Listening to those among us who are quiet – even mute -- is becoming an increasingly urgent matter.
By Cindy Washabaugh
She’s trying to tell you something, see how she’s
straining, her neck taut, her quiet eyes searching out
your own? She’s come a long way to say this, far
from the warm marsh where she left her eggs buried
in soft mud, trusting the sun to look after them.
It’s taken her so many days, pulling herself along,
planting her thick feet, pushing off, planting.
She’s been turned on her back by thoughtless children,
she’s braved busy roads, her skin is parched and cracking.
But she has to tell you this, it’s the only hope she has,
the only hope you have. Now study the ridges and whorls,
the patterns on her shell. See if you can find some picture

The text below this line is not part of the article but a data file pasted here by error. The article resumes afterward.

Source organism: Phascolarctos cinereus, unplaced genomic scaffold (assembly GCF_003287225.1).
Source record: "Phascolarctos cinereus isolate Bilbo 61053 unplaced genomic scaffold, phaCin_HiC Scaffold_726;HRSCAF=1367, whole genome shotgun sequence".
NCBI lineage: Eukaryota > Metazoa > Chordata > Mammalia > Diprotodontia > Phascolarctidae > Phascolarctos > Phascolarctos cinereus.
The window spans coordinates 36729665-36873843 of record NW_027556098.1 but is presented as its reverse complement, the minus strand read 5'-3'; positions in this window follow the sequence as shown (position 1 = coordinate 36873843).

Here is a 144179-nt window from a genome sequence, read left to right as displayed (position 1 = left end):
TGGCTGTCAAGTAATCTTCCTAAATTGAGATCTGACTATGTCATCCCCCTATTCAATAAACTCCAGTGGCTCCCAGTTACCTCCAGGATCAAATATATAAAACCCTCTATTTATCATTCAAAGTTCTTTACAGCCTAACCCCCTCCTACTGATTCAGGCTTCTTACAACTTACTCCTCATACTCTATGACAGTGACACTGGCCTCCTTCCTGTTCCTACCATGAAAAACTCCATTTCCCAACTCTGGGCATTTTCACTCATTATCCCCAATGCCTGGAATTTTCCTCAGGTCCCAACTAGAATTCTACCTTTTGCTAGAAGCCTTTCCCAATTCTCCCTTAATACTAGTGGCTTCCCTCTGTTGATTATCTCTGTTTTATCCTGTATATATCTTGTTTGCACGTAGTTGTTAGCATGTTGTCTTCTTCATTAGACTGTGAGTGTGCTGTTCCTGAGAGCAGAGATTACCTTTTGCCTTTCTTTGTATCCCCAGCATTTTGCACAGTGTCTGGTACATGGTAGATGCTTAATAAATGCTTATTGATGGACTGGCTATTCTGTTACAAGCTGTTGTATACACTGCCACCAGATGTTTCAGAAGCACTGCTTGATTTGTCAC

hidden there, something that will help you to understand,
something that will shape her silent words for you,
that will keep her from dropping her sweet, tired face
from yours, from drawing herself into a place so deep
she feels like she could sleep forever.Cindy Washabaugh is a poet and writer whose work has appeared in numerous journals, anthologies, and other publications. She teaches courses in creative writing and writing for healing and growth throughout Northeast Ohio and leads diverse community projects and workshops in the creative arts. She has been a Cleveland Heights resident for 18 years.